Boris Johnson waded in to the row between steel tycoon Lakshmi Mittal and the French government today as he urged Indian businessmen to set up in the United Kingdom.
He called French industry minister Arnaud Montebourg, who accused Mr Mittal of leaving the country after he announced the closure of two blast furnaces in the north-eastern region of Florange, an "eccentric", telling an audience of businessmen in Delhi they should avoid "persecution" in Paris and base their European operations in London.
The row erupted after the socialist minister Mr Montebourg said ArcelorMittal - the world's biggest steelmaker owned by Mr Mittal - had shown a lack of respect to France.
"We don't want Mittal in France anymore because they haven't respected France," Mr Montebourg was quoted as saying in the business newspaper Les Echos. The trouble, he said, "isn't the furnaces in Florange, it's Mittal".
Mr Mittal has considerable business interests in France.
The comments were seized upon by Mr Johnson, who is on the third day of his six-day tour of India.
He told a meeting of businessmen in Delhi: "On a day when the sans-culottes appear to have captured the government in Paris and a French minister has been so eccentric as to call for a massive Indian investor to depart from France, I have no hesitation or embarrassment in saying to everyone here 'venez a Londres, mes amis'.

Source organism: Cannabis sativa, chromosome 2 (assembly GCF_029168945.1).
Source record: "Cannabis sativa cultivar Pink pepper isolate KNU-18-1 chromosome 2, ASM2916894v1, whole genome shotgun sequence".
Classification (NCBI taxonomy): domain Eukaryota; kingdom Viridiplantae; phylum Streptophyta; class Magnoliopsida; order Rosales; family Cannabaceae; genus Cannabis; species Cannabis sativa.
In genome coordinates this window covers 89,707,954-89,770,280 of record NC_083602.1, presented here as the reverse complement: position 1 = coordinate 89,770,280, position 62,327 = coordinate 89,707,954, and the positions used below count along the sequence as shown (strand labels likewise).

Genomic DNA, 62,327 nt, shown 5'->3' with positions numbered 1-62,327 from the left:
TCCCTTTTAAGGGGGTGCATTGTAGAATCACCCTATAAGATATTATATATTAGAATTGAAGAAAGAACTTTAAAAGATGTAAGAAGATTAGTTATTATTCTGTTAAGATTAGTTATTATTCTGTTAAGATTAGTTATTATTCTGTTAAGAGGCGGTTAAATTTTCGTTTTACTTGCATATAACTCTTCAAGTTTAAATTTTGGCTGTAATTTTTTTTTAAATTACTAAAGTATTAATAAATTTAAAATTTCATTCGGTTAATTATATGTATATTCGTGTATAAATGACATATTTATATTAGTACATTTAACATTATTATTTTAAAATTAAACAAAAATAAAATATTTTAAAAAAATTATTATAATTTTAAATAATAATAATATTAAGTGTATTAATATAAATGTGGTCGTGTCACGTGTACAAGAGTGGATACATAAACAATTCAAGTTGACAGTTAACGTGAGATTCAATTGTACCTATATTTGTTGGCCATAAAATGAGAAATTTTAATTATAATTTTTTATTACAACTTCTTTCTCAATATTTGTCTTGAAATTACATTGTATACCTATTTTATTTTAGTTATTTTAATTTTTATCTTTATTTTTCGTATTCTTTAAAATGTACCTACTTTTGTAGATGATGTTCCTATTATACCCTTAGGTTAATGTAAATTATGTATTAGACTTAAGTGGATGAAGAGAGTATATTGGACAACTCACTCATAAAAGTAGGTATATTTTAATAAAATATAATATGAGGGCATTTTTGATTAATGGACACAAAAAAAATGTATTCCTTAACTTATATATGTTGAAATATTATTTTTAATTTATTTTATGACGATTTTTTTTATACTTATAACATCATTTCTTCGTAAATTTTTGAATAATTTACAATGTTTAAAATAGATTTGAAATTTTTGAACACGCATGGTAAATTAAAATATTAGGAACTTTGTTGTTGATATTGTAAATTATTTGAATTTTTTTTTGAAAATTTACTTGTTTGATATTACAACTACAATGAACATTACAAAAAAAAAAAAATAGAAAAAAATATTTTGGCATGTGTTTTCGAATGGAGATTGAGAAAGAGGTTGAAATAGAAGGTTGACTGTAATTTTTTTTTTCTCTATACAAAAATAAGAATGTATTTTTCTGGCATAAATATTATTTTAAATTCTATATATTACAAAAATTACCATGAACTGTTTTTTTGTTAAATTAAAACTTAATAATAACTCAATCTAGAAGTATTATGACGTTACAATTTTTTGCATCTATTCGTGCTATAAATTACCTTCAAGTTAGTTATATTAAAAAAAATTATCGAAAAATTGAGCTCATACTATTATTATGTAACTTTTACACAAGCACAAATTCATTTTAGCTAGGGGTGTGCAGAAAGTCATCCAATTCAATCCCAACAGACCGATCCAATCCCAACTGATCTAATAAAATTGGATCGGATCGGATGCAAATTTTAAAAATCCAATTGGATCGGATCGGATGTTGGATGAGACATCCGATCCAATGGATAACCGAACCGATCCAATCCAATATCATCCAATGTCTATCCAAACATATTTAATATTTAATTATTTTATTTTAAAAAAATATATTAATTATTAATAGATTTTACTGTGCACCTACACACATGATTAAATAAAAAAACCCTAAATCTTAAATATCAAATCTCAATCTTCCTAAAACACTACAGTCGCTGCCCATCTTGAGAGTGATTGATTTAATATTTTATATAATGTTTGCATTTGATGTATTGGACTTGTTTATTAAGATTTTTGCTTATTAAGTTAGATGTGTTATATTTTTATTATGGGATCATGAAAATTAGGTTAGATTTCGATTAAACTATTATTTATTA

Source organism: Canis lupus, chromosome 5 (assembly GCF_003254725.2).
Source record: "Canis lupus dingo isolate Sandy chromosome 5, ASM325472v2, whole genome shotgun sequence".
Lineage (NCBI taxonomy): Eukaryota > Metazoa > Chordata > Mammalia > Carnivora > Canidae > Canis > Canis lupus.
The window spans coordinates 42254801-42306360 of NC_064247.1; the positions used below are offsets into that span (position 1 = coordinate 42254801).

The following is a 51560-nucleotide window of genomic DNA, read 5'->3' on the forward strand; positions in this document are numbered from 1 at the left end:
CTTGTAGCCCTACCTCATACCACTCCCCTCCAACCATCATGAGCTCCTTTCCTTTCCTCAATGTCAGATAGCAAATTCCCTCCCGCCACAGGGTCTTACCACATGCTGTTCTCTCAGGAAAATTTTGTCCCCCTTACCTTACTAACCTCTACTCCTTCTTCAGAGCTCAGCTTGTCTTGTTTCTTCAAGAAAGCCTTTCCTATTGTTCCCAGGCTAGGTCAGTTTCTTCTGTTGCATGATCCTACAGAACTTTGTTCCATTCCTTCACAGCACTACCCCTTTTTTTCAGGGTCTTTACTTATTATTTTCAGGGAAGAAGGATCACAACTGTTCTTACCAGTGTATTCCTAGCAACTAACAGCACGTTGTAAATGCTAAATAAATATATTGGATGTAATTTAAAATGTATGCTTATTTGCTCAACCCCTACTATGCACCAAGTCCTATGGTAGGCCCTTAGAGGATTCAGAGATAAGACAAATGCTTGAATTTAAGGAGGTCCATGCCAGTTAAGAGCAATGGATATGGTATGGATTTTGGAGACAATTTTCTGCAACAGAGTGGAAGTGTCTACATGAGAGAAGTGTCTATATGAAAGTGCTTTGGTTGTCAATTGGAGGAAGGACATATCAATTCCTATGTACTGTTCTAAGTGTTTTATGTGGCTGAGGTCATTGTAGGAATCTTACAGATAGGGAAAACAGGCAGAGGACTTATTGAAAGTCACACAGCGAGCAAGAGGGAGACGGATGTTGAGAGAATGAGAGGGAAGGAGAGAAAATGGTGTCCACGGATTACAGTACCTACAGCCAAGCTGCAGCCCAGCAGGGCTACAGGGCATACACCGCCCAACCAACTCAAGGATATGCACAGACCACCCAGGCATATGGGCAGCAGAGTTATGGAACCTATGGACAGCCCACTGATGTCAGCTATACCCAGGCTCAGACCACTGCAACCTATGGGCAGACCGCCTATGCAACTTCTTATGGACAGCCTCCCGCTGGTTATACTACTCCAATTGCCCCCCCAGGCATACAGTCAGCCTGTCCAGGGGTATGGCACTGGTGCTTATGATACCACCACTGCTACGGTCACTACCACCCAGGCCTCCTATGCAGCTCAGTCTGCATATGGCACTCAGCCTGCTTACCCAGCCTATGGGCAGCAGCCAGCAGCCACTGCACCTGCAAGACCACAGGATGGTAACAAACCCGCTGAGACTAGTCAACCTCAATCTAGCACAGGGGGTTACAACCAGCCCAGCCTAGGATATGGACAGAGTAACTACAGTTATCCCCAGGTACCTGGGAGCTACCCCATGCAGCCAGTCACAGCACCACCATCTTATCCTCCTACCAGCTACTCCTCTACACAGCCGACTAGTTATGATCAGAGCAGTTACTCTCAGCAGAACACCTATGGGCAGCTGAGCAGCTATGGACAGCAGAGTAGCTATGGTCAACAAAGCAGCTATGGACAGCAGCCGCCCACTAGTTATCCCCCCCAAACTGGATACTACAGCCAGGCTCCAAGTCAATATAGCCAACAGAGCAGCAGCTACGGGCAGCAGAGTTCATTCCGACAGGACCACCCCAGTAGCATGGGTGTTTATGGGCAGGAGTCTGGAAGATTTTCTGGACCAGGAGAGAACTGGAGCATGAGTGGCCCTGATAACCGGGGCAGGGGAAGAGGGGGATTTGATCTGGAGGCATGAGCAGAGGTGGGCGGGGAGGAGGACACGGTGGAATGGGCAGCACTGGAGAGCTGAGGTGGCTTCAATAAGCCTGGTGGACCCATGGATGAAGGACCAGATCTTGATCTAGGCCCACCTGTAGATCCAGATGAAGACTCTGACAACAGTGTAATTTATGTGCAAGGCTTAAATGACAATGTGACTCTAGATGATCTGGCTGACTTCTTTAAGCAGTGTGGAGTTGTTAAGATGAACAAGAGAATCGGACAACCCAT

"Come to London, come to the business capital of the world, the place where 73 Indian firms are listed on the London Stock Exchange, where Indian companies already raise 53 per cent of their international equity, a city that has the largest banking and financial sector anywhere in the world, but which is at the cutting edge of all the great growth businesses of the 21st Century."
The sans culottes were a radical faction in the French Revolution.
Mr Johnson added: "I have a simple message for everyone here, our Indian friends. Following the demarche of Monsieur Montebourg, who is obviously cheesed off by what is happening in the eurozone, don't wait to be persecuted by the sans-culottes in Paris. Don't wait to be put in the tumbrels by the regime of Monsieur Hollande. Venez a Londres."
According to the Financial Times, sources close to Mr Mittal, one of the world's richest men, said he was "extremely shocked" by the attack against the company of which he is the main shareholder.
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